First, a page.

"What kind of person stays out until this hour, with an invalid in the house?"

Collecting himself as he sat up, Reșat muttered, "It's not for my own pleasure."

"Well then, what exactly is it that's been keeping you away until dawn?"

"You know the state of affairs."

"Affairs of state are best handled by day, my son. Nights are for prayer, for sleep. Your grandfathers' duties were no less exalted than yours, but come night they slept in their own beds."

"And how lucky they were that our country wasn't under occupation, Aunt."

"That's all I hear—the occupation! What's done is done. There's no fighting the past or death. But your nephew, he's still alive. Less concern for the health of the nation and more for my grandson, if you will. He coughed all night again. Soon he'll be spitting up blood. He needs to get to the hospital directly. Today."

"But he'd recovered—aren't you exaggerating?"

"Don't believe me, Reșat? Night after night he coughs, and you're not around to hear it. I've been trying to catch you for days. Kemal's cough syrup is nearly gone, and we're running low on coal. We can't even heat the house properly."

"I'll see if there's any syrup left in the Pera pharmacies. As for the coal, Aunt, even the Palace is running short. We'll have to burn wood."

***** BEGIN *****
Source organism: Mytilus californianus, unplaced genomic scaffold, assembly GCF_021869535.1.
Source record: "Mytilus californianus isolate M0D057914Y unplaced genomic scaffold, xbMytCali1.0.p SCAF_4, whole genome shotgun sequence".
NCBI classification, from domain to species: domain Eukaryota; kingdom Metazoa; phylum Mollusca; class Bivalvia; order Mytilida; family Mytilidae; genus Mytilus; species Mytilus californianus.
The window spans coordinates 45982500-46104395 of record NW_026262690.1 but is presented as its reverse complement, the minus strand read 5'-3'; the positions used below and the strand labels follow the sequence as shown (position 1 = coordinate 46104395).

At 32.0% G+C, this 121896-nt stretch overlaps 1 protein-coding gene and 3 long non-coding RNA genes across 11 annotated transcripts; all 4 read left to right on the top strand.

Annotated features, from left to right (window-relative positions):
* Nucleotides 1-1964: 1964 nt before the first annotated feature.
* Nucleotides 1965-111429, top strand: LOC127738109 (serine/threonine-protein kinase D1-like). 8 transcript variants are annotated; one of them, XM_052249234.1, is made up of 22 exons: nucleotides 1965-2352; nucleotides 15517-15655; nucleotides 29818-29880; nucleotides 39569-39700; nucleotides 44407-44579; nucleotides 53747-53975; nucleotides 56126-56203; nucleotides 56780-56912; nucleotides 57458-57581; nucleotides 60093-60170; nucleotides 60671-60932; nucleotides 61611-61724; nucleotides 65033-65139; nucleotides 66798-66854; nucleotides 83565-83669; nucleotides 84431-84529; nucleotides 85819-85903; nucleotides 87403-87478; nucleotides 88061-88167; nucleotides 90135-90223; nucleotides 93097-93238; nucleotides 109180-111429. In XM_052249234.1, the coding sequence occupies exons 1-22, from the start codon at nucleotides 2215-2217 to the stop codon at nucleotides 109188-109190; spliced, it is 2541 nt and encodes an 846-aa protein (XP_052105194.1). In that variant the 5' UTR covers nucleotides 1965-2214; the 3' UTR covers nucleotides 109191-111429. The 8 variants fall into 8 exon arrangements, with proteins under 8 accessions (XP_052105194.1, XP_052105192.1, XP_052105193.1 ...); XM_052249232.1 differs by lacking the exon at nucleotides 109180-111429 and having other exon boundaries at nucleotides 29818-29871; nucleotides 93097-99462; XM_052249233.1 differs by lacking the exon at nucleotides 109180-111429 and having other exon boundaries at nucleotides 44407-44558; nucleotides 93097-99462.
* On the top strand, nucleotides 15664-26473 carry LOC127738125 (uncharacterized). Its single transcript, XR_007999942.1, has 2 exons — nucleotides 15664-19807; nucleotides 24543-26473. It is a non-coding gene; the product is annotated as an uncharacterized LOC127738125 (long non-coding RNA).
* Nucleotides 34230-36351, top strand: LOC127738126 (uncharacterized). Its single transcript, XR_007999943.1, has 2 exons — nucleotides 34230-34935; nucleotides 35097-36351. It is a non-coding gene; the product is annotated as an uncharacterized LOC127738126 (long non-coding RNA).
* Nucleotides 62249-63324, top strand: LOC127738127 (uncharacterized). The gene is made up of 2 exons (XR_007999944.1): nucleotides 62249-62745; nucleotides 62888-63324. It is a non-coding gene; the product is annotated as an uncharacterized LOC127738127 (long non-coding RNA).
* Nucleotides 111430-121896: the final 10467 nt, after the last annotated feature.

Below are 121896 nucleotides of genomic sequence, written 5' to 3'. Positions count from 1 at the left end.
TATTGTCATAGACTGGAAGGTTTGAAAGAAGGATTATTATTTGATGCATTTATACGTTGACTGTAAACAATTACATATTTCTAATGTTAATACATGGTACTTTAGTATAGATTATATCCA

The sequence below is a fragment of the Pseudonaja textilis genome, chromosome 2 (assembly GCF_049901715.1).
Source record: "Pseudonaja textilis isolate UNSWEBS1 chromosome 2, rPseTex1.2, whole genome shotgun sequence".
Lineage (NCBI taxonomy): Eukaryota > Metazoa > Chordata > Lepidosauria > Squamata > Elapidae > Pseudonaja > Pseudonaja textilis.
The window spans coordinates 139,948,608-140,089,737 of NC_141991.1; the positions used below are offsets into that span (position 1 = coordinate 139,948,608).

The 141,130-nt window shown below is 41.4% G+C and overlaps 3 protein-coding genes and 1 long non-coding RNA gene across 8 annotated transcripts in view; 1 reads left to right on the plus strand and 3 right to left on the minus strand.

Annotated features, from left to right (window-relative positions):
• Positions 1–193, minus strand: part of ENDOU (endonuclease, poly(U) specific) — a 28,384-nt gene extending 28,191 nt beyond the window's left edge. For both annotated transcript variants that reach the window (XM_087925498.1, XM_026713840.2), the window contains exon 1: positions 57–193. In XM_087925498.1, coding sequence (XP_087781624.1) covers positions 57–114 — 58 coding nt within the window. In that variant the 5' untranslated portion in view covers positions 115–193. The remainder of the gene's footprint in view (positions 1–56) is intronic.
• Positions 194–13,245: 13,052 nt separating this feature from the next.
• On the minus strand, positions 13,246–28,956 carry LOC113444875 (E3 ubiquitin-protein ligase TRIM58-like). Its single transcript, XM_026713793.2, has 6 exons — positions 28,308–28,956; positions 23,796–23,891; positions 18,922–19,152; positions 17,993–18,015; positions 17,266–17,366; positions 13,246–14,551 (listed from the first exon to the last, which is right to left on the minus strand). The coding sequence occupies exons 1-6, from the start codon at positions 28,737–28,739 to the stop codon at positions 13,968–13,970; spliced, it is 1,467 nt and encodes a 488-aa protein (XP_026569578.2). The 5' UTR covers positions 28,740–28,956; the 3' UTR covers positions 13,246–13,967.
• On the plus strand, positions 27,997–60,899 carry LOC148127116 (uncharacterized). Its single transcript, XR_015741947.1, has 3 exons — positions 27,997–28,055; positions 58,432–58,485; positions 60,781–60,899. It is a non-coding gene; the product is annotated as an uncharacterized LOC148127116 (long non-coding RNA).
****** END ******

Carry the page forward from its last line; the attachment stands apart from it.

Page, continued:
"But there isn't any wood to be had, either. And we've got to keep Kemal's floor warm."

"Have the gardener chop down the trees at the end of the garden." Ahmet Reșat got up from the divan and patted his aunt on the back."I'll go have a look at Kemal," he said.

"Looking at him won't help. Take him to the hospital."

"You know that's not possible."


"Because he'd be arrested on the spot. His photograph's been posted for months; he'd be recognized immediately."

"Are you calling my grandson a traitor? Which of you went off to freeze in that white hell? Which of you took up arms for the nation? He's a traitor—the rest of you are heroes. Is that it?"

"I'm no hero. But the police aren't looking for me, either."

"The government that issued his arrest warrant has fallen, hasn't it? Does the present government have the power of decree? What are you so afraid of?"

"Aunt, governments rise and fall, but the Sultan remains."

"All I know is that Kemal needs medical attention. Now."

"Look, you brought him into this house without my knowledge or consent, and I turned a blind eye for your sake. So he wouldn't be suffering out on the streets. But don't expect me to jeopardize my family. If it's consumption, there's nothing the hospital can do for him beyond the customary tending. Thanks to you, Kemal is well cared for here at home: Mehpare is at his bedside night and day. We'll do our best to get him medicine. I beg you, let's end this discussion once and for all."

"Reșat, you rat!"

As his aunt stormed from the room towards the staircase, Ahmet Reșat sank back onto the divan, his newly throbbing head cupped helplessly in his hands.